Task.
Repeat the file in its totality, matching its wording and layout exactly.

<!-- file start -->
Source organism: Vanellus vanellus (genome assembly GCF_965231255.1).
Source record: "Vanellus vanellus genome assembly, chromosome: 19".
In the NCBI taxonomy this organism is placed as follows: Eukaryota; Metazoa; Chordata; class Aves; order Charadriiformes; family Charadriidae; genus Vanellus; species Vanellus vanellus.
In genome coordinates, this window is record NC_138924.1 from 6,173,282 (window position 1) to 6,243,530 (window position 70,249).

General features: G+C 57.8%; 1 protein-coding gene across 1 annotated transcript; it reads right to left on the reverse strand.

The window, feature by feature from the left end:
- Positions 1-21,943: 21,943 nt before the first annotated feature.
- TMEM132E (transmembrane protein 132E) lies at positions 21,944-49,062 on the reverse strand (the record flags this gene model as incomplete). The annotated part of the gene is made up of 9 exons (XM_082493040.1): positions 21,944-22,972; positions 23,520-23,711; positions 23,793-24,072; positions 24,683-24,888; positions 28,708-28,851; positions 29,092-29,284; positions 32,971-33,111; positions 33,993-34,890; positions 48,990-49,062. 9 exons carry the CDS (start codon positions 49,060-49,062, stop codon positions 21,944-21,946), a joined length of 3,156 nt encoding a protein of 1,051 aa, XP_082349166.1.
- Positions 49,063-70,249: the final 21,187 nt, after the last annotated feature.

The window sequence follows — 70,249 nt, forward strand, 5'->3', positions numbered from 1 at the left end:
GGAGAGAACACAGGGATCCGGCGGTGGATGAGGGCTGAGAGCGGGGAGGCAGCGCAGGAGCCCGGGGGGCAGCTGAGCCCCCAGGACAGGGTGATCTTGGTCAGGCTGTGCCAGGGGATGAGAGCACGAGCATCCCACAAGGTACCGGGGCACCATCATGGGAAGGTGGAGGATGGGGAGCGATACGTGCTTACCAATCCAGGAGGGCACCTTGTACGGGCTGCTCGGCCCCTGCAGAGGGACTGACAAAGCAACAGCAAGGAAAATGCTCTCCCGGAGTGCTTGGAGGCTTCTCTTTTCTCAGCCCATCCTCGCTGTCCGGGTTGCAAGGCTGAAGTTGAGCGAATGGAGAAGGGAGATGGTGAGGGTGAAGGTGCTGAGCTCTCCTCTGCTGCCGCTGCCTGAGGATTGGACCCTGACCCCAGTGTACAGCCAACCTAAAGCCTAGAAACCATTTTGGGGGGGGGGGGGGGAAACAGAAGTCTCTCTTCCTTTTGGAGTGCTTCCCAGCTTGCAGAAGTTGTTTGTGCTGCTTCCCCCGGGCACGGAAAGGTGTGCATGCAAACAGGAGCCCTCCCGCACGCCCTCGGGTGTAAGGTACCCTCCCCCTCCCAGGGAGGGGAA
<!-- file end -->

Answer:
Source organism: Vanellus vanellus (genome assembly GCF_965231255.1).
Source record: "Vanellus vanellus genome assembly, chromosome: 19".
In the NCBI taxonomy this organism is placed as follows: Eukaryota; Metazoa; Chordata; class Aves; order Charadriiformes; family Charadriidae; genus Vanellus; species Vanellus vanellus.
In genome coordinates, this window is record NC_138924.1 from 6,173,282 (window position 1) to 6,243,530 (window position 70,249).

General features: G+C 57.8%; 1 protein-coding gene across 1 annotated transcript; it reads right to left on the reverse strand.

The window, feature by feature from the left end:
- Positions 1-21,943: 21,943 nt before the first annotated feature.
- TMEM132E (transmembrane protein 132E) lies at positions 21,944-49,062 on the reverse strand (the record flags this gene model as incomplete). The annotated part of the gene is made up of 9 exons (XM_082493040.1): positions 21,944-22,972; positions 23,520-23,711; positions 23,793-24,072; positions 24,683-24,888; positions 28,708-28,851; positions 29,092-29,284; positions 32,971-33,111; positions 33,993-34,890; positions 48,990-49,062. 9 exons carry the CDS (start codon positions 49,060-49,062, stop codon positions 21,944-21,946), a joined length of 3,156 nt encoding a protein of 1,051 aa, XP_082349166.1.
- Positions 49,063-70,249: the final 21,187 nt, after the last annotated feature.

The window sequence follows — 70,249 nt, forward strand, 5'->3', positions numbered from 1 at the left end:
GGAGAGAACACAGGGATCCGGCGGTGGATGAGGGCTGAGAGCGGGGAGGCAGCGCAGGAGCCCGGGGGGCAGCTGAGCCCCCAGGACAGGGTGATCTTGGTCAGGCTGTGCCAGGGGATGAGAGCACGAGCATCCCACAAGGTACCGGGGCACCATCATGGGAAGGTGGAGGATGGGGAGCGATACGTGCTTACCAATCCAGGAGGGCACCTTGTACGGGCTGCTCGGCCCCTGCAGAGGGACTGACAAAGCAACAGCAAGGAAAATGCTCTCCCGGAGTGCTTGGAGGCTTCTCTTTTCTCAGCCCATCCTCGCTGTCCGGGTTGCAAGGCTGAAGTTGAGCGAATGGAGAAGGGAGATGGTGAGGGTGAAGGTGCTGAGCTCTCCTCTGCTGCCGCTGCCTGAGGATTGGACCCTGACCCCAGTGTACAGCCAACCTAAAGCCTAGAAACCATTTTGGGGGGGGGGGGGGGAAACAGAAGTCTCTCTTCCTTTTGGAGTGCTTCCCAGCTTGCAGAAGTTGTTTGTGCTGCTTCCCCCGGGCACGGAAAGGTGTGCATGCAAACAGGAGCCCTCCCGCACGCCCTCGGGTGTAAGGTACCCTCCCCCTCCCAGGGAGGGGAA